During the climax of the movie A Few GoodMen, Jack Nicholson's character confronts Tom Cruise's withthe memorable line “You can't handle the truth!”

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We could have something similar brewing in 401(k) and 403(b)plans—and plan sponsors might not like it.

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Instead of the word “truth,” substitute the word “freedom” andyou'll see what I mean. The beauty of 401(k) plans has always beenthe 404(c) diversity requirement. As long as plan sponsors offerthree “materially different” investment options (that, of course,pass a minimal due diligence regime), the plan sponsor is notliable for the investment decisions of individual employees. In asense, employees have a degree of freedom, although notunlimited.

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This all changed with the concept of the “self-directedbrokerage option.” In this option, an employee can buy any stock,bond or mutual fund available through the particular brokerplatform picked by the plan sponsor. Sounds like the ultimatefreedom, right? The trouble is, of course, it is the ultimatefreedom, which unfortunately includes the freedom to pickinvestments that would normally not pass a minimal due diligenceregime.

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This is where things get tricky—and untested. Who's responsiblefor buying an investment that doesn't pass due diligence—theemployee who has the ultimate freedom or the plan sponsor who gavethe employee the ultimate freedom?

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Some believe the plan sponsor will be heldresponsible. After all, an ERISA retirement plan isn't designed tobe a “free-for-all” when it comes to investing. For better orworse, ERISA assumes the plan sponsor has the patriarchal role,with plan participants being treated as “minors” regarding theirinvestment sophistication. As a result, the buck for improperinvestments stops on the shoulders of the plan sponsor.

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Still, the existence of this liability hasn't been tested in anyconsistently reliable way. However, the DOL did provide a hint onhow it might interpret matters when, in regard to 401(k) feedisclosure, it required the plan sponsor to treat every investmentmade through a self-directed brokerage option as a separate option.This elevates the plan sponsor's responsibility for unapprovedinvestments to the same level as approved investments.

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According to DOL provided data, the growth in the number ofplans offering self-directed brokerage options has been dramatic.The data is only available through 2011, however, so the impact ofthe 2012 fee disclosure rule has yet to be measured. While we'veseen double-digit growth, the number of actual users remains small.Given the liability potential, that may generate a sigh of relief—asigh of relief which soon withers when one realizes the potentialsize of the liability remains the same whether one participant usesa self-directed brokerage option or one hundred participantsdo.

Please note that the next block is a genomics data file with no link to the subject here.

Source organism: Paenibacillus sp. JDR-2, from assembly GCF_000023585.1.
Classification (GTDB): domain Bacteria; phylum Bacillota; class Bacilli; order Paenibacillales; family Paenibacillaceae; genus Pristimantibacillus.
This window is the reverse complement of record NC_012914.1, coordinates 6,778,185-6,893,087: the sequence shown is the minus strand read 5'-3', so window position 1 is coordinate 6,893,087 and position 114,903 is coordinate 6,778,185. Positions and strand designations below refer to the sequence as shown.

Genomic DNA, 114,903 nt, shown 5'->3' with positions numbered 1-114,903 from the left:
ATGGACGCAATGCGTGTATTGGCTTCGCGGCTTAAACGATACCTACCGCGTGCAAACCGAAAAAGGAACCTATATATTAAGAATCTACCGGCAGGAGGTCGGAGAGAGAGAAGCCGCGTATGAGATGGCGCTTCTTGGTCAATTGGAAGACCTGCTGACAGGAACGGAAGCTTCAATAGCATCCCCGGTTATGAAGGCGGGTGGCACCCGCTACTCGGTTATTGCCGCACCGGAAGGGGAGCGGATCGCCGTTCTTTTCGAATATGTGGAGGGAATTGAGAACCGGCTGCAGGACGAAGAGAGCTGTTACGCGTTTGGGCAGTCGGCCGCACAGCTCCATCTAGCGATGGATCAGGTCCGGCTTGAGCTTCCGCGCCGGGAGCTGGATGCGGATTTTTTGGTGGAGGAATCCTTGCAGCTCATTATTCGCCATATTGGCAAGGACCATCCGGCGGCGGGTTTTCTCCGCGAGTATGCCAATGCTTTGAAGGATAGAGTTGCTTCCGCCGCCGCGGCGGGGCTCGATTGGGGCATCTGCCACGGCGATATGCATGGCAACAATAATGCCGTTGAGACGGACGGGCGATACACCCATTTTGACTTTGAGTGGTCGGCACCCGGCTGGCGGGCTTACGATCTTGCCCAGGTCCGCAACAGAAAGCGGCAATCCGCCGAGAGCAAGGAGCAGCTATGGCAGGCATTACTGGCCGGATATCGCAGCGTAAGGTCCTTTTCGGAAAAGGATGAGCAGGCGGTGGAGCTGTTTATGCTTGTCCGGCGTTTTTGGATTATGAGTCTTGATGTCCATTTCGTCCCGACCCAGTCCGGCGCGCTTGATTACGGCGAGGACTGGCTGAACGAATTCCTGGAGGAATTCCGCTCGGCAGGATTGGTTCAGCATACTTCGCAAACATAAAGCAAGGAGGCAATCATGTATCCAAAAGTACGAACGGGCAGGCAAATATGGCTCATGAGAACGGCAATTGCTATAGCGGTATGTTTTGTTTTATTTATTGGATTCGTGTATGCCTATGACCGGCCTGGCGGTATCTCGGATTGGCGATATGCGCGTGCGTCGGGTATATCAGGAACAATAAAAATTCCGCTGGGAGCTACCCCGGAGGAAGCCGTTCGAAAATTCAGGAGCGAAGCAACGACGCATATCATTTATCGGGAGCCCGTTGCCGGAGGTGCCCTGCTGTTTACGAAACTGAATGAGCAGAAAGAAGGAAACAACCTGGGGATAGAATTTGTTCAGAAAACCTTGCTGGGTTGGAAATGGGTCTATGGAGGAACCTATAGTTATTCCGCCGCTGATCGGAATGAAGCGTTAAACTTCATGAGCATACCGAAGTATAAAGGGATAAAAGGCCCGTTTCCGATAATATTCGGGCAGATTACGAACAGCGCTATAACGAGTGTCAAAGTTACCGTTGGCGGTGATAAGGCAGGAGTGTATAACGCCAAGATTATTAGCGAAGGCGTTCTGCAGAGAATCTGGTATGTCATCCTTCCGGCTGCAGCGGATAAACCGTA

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And that's a freedom some just prefer not to handle.

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Christopher Carosa

Chris Carosa has been writing a weekly article and monthly column for BenefitsPRO online and BenefitsPRO Magazine since 2011 and is a nationally recognized award-winning writer, researcher and speaker. He’s written seven books, including From Cradle to Retire: The Child IRA; Hey! What’s My Number? – How to Increase the Odds You Will Retire in Comfort; A Pizza The Action: Everything I Ever Learned About Business I Learned By Working in a Pizza Stand at the Erie County Fair; and the widely acclaimed 401(k) Fiduciary Solutions. Carosa is also Chief Contributing Editor of the authoritative trade journal FiduciaryNews.com and publisher of the Mendon-Honeoye Falls-Lima Sentinel, a weekly community newspaper he founded in 1989. Currently serving as President of the National Society of Newspaper Columnists and with more than 1,000 articles published in various publications, he appears regularly in the national media. A “parallel” entrepreneur, he actively runs a handful of businesses, including a small boutique investment adviser, providing hands-on experience for his writing. A trained astrophysicist, he also holds an MBA and has been designated a Certified Trust and Financial Advisor. Share your thoughts and story ideas with him through Facebook (https://www.facebook.com/christophercarosa/)and Twitter (https://twitter.com/ChrisCarosa).